If you have taken an IQ test at some point in your life, whether at school or through an evaluation, the number you achieved way back when may not be the same number you would score today. That's because IQs can change over the years, according to new research. So instead of an IQ score being a benchmark of fixed intelligence that can be used as a predictor of success, it is really just a measurement of one "type" of intelligence at a randomly chosen point in time.
The study, conducted at the Wellcome Trust Centre for Neuroimaging at University College London, provided IQ testing to 33 typical children between the ages of 12 and 16.2 The average score was 112, and ranged between 77 and 135 points. After four years, the researchers performed a follow-up and had the participants take another IQ test. At this time, the average score was 113, only one point higher than four years earlier -- not a big change.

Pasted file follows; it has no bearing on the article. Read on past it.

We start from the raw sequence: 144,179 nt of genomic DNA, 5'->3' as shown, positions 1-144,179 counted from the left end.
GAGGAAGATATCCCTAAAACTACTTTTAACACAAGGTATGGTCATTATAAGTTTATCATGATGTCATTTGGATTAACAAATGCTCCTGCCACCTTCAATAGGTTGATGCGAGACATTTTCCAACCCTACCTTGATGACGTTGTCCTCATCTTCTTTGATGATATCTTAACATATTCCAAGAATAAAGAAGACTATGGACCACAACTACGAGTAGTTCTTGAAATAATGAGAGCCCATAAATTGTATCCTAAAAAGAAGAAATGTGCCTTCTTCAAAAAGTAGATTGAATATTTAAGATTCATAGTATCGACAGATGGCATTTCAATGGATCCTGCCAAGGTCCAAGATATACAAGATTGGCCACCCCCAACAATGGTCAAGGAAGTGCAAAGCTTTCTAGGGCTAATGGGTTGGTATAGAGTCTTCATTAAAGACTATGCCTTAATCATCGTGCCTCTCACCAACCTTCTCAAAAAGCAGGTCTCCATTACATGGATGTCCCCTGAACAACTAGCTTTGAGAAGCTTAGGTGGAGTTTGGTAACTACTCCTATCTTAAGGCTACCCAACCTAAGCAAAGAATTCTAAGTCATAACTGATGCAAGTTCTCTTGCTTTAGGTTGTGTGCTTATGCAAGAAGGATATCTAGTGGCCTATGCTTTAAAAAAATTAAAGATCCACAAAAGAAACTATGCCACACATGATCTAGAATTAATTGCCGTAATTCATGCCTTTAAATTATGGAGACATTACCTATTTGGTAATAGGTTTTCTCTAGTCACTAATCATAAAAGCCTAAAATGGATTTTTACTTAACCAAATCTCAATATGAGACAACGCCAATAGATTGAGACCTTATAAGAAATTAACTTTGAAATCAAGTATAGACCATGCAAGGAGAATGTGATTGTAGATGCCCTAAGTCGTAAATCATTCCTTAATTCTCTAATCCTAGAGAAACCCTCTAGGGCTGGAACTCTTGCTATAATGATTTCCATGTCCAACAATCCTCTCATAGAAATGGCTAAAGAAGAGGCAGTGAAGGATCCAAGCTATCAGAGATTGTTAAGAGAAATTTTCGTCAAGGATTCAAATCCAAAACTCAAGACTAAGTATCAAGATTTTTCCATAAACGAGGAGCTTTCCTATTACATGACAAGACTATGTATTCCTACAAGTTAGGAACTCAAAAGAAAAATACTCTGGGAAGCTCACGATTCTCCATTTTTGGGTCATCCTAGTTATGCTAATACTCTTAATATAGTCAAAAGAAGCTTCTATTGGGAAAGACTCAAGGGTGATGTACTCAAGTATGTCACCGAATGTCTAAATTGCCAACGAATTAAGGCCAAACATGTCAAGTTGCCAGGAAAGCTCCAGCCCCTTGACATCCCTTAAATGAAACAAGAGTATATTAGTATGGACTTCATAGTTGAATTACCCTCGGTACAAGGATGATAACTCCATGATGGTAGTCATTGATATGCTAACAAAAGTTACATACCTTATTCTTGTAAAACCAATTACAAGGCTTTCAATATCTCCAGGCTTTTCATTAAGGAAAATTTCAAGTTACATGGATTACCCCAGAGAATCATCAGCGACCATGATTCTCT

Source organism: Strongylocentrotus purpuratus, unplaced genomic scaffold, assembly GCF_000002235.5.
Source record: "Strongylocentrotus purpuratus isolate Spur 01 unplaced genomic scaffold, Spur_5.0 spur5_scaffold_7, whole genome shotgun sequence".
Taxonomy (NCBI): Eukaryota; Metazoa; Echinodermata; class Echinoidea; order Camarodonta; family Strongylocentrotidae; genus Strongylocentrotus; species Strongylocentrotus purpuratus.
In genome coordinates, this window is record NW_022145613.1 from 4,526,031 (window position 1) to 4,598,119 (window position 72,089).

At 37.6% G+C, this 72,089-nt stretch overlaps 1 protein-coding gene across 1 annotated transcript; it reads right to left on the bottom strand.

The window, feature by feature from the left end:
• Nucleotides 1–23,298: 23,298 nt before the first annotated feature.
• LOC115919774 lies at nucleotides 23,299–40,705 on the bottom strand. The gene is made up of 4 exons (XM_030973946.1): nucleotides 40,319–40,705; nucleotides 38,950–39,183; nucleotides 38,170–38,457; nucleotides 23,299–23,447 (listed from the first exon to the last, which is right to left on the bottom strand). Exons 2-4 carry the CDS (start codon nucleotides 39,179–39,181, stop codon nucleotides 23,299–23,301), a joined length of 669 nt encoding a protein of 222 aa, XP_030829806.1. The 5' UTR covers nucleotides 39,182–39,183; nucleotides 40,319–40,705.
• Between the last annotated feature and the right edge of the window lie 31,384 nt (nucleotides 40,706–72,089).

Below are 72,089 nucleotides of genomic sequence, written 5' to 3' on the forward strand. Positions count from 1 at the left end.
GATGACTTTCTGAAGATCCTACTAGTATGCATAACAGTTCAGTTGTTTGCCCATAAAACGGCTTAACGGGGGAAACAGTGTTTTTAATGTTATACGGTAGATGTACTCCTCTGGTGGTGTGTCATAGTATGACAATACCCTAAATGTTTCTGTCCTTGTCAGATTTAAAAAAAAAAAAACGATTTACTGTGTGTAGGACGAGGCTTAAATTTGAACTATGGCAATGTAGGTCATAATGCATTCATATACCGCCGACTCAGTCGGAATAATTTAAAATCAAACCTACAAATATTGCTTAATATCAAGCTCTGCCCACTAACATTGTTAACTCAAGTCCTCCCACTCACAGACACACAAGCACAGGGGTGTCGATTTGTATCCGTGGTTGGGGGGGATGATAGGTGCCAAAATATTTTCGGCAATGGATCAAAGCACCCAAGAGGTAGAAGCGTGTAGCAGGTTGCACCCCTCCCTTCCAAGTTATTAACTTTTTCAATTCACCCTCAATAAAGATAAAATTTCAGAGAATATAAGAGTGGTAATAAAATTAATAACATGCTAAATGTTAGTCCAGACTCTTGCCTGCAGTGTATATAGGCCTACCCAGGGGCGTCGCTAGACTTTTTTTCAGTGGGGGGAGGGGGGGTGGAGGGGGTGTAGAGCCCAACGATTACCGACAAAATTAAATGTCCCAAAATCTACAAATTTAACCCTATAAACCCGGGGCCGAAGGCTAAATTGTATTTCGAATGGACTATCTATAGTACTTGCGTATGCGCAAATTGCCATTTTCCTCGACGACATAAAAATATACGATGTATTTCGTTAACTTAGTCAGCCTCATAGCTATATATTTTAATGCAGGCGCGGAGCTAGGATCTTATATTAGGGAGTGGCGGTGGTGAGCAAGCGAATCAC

Even more interesting, while taking the IQ tests, the volunteers were also undergoing brain imaging. The researchers' aim was to examine the gray matter in the various parts of the brain affecting IQ scores. And sure enough, the gray matter density differed between the first and second tests in the speech-related region when verbal scores changed. These types of real, measurable disparities show that changes are constantly taking place within our brains and affecting us, sometimes for the better and sometimes not so much.
The evidence all points to one important conclusion: exercise for our brains is just as important as exercise for our bodies. Cognitive declines may be a common part of aging, but we don't have to resign ourselves to that future. Listen to Jon Barron's latest podcast on mental health, aging, and find out some simple tips on how to improve your working memory skills and your IQ!